Georgia's youth are becoming heroes who will not be able to stop the war

They are busy with finals and external courses with special legal moments and include an unusual level of youth involvement in the mainstream political


At the age of 13, DJ Horton could not vote or drive a car, but that did not stop him from becoming a prominent voice in the Georgia re-election process.

A high school student and aspiring Gwinnett County politician testified in two court hearings hosted by the provincial legislature this year. This month, Attorney Derrick Jackson, a Democrat from Tyrone, Georgia, quoted him as referring to maps; Horton was again invited by a member of his senate earlier this month to address a committee hearing on the proposed provincial legislature maps.

"On behalf of the new Georgia voters of the future in this province, I urge you - in fact, I urge you to reconsider the drawn maps," he said in that case. “This is not a matter of right or wrong; this is a good or bad thing. ”

Horton is one of many young people who are incorporating and testifying of Georgia's resettlement policy this year, discussing the finals and other courses with special legal moments and incorporating an extraordinary level of youth participation into the mainstream political agenda.

Over the past few years, growing interest in land reform has made people aware of the effects of agriculture and has prompted many provinces to redesign their mapping processes, which has resulted in more young people being involved across the country. New York high school students have created an algorithm for mapping, while North Carolina college students are trying to fight crime that divides their campuses into several states.

Youth voting also went ahead with the 2020 election leading up to the January crisis in Georgia, where Democrats - partially motivated by a minority of voters - were able to help convert two Senate seats in Georgia.

Horton began with the Georgia Youth Justice Coalition, a group of progressive students who have begun training each other on how to participate in the state's re-ban process and to discuss compelling political issues.

Reintegration is a normal political process required to adjust political representation to match the changes in population growth. In Georgia, state legislatures on both sides used the re-enactment to protect the party's interests, mapping it quickly and peacefully. Ten years ago, Republicans controlled the process and approved the proposed maps out of the Legislature a few days after their release. This year, however, legislators have worked to gain a greater number of public opinion and to hold a series of public hearings in the state.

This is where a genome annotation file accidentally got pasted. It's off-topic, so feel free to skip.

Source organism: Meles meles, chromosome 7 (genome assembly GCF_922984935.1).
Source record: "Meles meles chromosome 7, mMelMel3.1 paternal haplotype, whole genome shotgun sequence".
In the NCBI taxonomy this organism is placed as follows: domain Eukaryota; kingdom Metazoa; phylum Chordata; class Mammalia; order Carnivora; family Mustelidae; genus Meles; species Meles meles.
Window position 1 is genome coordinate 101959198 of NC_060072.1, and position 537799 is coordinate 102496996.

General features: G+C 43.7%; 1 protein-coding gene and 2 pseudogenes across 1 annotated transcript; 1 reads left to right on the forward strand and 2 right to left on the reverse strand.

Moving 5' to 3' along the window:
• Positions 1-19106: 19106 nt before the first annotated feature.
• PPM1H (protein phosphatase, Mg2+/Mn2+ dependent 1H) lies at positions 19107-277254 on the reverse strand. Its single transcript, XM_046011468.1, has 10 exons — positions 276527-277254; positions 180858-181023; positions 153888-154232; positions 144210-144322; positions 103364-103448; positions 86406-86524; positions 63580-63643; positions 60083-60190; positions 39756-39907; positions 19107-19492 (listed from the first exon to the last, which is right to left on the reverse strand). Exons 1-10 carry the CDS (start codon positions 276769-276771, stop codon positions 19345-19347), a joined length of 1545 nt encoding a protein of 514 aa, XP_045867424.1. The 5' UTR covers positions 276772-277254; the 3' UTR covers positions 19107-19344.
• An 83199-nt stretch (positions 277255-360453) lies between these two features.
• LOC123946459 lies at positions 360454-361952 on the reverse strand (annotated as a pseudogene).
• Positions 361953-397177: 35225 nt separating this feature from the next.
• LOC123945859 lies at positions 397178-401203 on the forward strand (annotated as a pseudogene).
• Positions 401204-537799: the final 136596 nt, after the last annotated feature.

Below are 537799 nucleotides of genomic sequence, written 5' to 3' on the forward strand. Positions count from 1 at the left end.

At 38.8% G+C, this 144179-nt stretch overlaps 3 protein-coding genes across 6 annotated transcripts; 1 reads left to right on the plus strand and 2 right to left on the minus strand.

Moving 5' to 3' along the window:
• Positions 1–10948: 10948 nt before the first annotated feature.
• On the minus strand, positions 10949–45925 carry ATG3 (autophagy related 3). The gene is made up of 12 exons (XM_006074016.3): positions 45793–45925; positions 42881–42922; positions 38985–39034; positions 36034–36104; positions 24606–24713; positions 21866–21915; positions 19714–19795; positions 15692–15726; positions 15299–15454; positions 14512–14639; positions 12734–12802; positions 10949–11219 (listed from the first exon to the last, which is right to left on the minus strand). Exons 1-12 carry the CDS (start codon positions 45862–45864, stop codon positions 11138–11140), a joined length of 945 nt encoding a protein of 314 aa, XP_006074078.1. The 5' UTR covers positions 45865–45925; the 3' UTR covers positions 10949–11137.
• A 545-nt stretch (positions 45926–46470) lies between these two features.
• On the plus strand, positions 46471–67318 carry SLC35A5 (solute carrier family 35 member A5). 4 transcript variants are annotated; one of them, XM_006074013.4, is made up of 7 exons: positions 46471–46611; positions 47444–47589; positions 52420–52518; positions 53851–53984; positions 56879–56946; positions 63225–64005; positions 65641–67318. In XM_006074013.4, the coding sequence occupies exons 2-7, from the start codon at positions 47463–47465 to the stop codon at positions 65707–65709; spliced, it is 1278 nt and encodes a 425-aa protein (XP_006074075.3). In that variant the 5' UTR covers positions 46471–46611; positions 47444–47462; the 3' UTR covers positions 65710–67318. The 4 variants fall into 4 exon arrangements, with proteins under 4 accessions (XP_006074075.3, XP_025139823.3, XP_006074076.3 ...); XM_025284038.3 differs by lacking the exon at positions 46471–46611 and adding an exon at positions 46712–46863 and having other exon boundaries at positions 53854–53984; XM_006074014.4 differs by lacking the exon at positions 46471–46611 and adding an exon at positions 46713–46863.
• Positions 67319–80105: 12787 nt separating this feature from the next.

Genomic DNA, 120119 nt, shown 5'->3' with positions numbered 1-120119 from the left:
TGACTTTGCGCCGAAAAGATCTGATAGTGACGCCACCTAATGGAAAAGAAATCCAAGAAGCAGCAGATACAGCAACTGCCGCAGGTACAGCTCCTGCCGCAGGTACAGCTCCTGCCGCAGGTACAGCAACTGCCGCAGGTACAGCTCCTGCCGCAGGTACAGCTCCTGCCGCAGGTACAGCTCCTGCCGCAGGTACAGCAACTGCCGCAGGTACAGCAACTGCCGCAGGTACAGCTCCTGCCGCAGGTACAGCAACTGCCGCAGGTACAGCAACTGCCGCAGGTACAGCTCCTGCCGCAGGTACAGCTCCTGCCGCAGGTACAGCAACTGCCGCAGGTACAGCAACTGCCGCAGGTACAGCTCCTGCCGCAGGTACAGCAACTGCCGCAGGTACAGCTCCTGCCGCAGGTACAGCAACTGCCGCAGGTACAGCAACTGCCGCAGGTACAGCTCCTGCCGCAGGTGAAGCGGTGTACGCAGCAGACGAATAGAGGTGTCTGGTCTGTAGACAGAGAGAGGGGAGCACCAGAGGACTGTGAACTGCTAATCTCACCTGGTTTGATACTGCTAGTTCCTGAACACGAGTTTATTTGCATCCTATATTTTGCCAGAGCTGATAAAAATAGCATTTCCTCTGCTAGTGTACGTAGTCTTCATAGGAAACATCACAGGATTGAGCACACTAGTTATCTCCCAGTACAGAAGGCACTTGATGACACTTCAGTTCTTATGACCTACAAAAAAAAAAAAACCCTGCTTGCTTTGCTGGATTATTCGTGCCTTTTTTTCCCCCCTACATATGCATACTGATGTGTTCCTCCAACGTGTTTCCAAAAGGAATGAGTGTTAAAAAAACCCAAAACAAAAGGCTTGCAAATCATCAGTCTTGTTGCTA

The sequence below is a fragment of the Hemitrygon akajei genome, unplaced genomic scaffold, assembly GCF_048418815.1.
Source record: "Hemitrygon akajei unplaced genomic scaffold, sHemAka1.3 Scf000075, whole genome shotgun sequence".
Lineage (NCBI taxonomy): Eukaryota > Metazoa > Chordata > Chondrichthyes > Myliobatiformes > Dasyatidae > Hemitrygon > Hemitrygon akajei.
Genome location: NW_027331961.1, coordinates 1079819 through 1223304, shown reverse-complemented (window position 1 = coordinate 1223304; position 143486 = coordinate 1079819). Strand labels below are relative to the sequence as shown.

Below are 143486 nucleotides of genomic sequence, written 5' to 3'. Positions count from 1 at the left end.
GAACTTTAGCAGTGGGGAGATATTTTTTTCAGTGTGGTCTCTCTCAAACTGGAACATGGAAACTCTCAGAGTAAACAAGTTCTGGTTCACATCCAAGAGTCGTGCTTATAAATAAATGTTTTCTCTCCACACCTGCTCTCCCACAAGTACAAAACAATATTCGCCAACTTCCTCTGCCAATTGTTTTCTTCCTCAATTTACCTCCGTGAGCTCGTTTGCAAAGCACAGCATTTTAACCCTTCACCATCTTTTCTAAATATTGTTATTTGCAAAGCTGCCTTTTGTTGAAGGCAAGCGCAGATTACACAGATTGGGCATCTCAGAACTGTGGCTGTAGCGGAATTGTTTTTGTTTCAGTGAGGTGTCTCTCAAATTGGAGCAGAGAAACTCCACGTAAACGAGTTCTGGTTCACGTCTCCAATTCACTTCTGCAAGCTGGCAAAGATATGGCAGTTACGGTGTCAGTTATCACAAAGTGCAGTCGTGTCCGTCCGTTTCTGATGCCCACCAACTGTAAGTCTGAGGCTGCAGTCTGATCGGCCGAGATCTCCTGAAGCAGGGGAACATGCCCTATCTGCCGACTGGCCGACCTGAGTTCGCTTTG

The federation, which the students call the GYJC, has trained at least 70 young people on how to get involved, holding a Zoom training aimed at preparing students. In one of the trainings, group founder Alex Ames taught students everything from how to identify themselves as a member of the community (not to mention political party, talk about volunteerism and what makes your community different), how to shorten your voice (write evidence, make sure it is short) and how to place a compelling argument (provide proof of injury).

Ames, a 19-year-old public policy officer at Georgia Tech University, said the group began working together in 2020, but was officially launched as a GYJC in January with plans to focus on partial voting rights. It called for a state barrier voting bill, the Senate Bill 202, but it began to intensify during the re-election cycle, in part because a large part of the process took place during the summer recess.

“In fact it was much easier to get involved than in the normal legislature. We do not have to skip school to witness. There were many opportunities to get people involved in the community across the country, ”said Ames, who now serves as the group's communications director, in an interview. “That made it much easier for students who had all this frustration with S.B. 202, which sounds like a whisper to some people. ”

He estimates that more than 40 people have spoken out this summer and fallen during the program. In the final case on a Georgia map on Saturday, three of the 13 members of the community testified that they were members of a coalition.

He said they often gather large numbers of students, but their mailing lists reach "thousands."

"At the end of the day, re-branding is a factor," said Julian Fortuna, a 19-year-old student at the University of Georgia and a member of the GYJC who led some of the group's anti-ban efforts. "I wish you as a citizen could make your voice heard."

Fortuna said he believed students were ready to get into the matter because they were facing political problems every day.

"There is no way young people can look away from the political wars of our time," he said. education. ”

Students are progressing - some of whom have joined the telecommunications campaign in President Joe Biden's presidential campaign - and have participated in and advocated for party-to-party affairs, but are urging people to stay out of politics as they engage in recount.

"Gerrymandering is something that happens on both sides of the road, so naming it as a collective issue is my main way 'I try not to do that," said Yana Batra, 17, a high school student who leads tests on how to say it. good news. "The biggest thing we try not to do is give people a language, but about equipping them to share the story they already have."

Now that Georgia's congress and state legislature maps have been approved by the Legislature, some young people are focusing their attention on reconstruction, attending school board meetings and participating in the redevelopment of the district office.